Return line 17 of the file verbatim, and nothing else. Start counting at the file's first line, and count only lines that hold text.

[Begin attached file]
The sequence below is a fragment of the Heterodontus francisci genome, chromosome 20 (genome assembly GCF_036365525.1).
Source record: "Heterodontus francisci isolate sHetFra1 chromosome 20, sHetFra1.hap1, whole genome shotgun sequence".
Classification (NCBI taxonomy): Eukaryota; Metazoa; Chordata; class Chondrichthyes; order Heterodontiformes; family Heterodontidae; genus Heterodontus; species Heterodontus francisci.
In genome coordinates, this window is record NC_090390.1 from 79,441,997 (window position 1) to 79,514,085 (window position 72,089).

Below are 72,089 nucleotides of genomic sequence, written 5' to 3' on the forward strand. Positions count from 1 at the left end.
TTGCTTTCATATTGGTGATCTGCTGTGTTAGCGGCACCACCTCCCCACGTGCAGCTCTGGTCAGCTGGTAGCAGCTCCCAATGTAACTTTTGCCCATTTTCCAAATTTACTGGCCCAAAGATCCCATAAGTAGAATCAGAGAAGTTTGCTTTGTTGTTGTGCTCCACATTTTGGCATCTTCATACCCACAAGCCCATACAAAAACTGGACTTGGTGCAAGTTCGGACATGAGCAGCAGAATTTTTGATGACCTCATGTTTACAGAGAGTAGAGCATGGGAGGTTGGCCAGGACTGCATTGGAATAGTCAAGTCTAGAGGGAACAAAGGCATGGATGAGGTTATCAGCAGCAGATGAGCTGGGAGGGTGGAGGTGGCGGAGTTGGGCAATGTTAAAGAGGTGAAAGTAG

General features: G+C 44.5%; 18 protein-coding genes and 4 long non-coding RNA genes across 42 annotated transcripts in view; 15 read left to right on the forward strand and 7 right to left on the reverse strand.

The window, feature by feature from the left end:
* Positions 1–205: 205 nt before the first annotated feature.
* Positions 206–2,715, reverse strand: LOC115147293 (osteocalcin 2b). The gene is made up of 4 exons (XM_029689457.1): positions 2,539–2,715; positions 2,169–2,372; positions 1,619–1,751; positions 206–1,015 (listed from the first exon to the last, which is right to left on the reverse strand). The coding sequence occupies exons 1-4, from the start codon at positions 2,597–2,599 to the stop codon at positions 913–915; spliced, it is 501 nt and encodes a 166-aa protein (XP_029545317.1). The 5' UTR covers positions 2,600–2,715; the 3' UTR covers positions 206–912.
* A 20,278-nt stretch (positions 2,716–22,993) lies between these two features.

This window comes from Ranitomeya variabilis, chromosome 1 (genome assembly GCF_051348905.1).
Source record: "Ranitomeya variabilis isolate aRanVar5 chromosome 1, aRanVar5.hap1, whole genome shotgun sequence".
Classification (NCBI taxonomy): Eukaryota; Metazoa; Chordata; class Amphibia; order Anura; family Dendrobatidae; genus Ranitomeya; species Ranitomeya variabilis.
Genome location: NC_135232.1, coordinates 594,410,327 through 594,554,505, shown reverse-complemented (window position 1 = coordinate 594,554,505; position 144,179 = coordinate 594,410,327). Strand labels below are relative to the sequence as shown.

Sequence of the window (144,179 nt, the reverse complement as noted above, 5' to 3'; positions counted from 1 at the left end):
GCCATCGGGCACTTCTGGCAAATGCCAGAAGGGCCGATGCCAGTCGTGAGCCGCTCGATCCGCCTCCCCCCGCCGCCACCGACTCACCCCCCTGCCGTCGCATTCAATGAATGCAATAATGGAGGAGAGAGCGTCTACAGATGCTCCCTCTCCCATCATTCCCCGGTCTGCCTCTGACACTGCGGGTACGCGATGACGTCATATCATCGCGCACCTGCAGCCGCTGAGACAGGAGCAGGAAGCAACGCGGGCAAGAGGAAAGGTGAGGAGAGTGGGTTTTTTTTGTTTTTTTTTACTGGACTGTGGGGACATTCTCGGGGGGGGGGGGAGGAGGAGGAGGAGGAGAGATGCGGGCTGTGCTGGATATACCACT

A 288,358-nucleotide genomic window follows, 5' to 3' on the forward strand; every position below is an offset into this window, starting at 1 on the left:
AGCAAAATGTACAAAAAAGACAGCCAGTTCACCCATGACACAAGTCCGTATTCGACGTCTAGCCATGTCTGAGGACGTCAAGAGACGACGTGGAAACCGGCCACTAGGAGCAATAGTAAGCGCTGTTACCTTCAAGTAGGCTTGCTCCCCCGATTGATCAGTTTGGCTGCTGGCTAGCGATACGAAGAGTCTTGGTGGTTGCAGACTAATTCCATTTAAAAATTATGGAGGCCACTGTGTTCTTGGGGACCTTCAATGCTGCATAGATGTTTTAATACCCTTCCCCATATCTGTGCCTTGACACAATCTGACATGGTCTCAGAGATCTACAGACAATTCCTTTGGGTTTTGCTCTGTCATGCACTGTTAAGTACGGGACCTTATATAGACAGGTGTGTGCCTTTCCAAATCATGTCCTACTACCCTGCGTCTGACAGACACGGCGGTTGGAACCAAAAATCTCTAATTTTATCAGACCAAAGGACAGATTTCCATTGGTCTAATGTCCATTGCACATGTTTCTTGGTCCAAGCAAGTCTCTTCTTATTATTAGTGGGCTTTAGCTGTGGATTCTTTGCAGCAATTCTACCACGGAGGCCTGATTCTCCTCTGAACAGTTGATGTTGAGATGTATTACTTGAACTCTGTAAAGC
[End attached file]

GCCATCGGGCACTTCTGGCAAATGCCAGAAGGGCCGATGCCAGTCGTGAGCCGCTCGATCCGCCTCCCCCCGCCGCCACCGACTCACCCCCCTGCCGTCGCATTCAATGAATGCAATAATGGAGGAGAGAGCGTCTACAGATGCTCCCTCTCCCATCATTCCCCGGTCTGCCTCTGACACTGCGGGTACGCGATGACGTCATATCATCGCGCACCTGCAGCCGCTGAGACAGGAGCAGGAAGCAACGCGGGCAAGAGGAAAGGTGAGGAGAGTGGGTTTTTTTTGTTTTTTTTTACTGGACTGTGGGGACATTCTCGGGGGGGGGGGGAGGAGGAGGAGGAGGAGAGATGCGGGCTGTGCTGGATATACCACT